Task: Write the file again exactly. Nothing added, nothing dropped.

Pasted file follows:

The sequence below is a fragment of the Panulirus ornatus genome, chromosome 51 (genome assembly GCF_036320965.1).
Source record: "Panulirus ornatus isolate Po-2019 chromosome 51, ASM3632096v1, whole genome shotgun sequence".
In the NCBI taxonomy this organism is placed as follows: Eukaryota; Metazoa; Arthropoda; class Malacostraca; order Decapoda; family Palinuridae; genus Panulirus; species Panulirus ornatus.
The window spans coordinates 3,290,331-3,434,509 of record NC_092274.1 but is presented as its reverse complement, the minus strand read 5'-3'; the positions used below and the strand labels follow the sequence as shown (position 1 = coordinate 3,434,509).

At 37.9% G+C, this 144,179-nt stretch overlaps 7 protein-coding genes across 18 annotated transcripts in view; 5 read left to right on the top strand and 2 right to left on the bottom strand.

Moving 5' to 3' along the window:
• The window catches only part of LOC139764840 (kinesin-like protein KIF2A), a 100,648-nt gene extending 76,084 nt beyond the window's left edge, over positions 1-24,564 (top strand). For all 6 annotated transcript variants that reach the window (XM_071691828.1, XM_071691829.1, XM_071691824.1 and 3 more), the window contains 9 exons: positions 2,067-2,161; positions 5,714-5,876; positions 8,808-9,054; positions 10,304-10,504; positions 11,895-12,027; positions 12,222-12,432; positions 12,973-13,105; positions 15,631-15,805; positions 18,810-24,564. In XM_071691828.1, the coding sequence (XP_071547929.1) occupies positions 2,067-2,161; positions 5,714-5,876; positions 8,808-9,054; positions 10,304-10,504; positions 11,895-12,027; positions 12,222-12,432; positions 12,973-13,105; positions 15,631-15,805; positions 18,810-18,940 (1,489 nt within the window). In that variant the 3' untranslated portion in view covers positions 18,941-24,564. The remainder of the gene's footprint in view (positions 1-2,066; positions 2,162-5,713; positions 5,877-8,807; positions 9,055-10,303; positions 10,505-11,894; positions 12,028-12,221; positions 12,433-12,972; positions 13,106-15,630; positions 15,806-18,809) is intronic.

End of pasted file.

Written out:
The sequence below is a fragment of the Panulirus ornatus genome, chromosome 51 (genome assembly GCF_036320965.1).
Source record: "Panulirus ornatus isolate Po-2019 chromosome 51, ASM3632096v1, whole genome shotgun sequence".
In the NCBI taxonomy this organism is placed as follows: Eukaryota; Metazoa; Arthropoda; class Malacostraca; order Decapoda; family Palinuridae; genus Panulirus; species Panulirus ornatus.
The window spans coordinates 3,290,331-3,434,509 of record NC_092274.1 but is presented as its reverse complement, the minus strand read 5'-3'; the positions used below and the strand labels follow the sequence as shown (position 1 = coordinate 3,434,509).

At 37.9% G+C, this 144,179-nt stretch overlaps 7 protein-coding genes across 18 annotated transcripts in view; 5 read left to right on the top strand and 2 right to left on the bottom strand.

Moving 5' to 3' along the window:
• The window catches only part of LOC139764840 (kinesin-like protein KIF2A), a 100,648-nt gene extending 76,084 nt beyond the window's left edge, over positions 1-24,564 (top strand). For all 6 annotated transcript variants that reach the window (XM_071691828.1, XM_071691829.1, XM_071691824.1 and 3 more), the window contains 9 exons: positions 2,067-2,161; positions 5,714-5,876; positions 8,808-9,054; positions 10,304-10,504; positions 11,895-12,027; positions 12,222-12,432; positions 12,973-13,105; positions 15,631-15,805; positions 18,810-24,564. In XM_071691828.1, the coding sequence (XP_071547929.1) occupies positions 2,067-2,161; positions 5,714-5,876; positions 8,808-9,054; positions 10,304-10,504; positions 11,895-12,027; positions 12,222-12,432; positions 12,973-13,105; positions 15,631-15,805; positions 18,810-18,940 (1,489 nt within the window). In that variant the 3' untranslated portion in view covers positions 18,941-24,564. The remainder of the gene's footprint in view (positions 1-2,066; positions 2,162-5,713; positions 5,877-8,807; positions 9,055-10,303; positions 10,505-11,894; positions 12,028-12,221; positions 12,433-12,972; positions 13,106-15,630; positions 15,806-18,809) is intronic.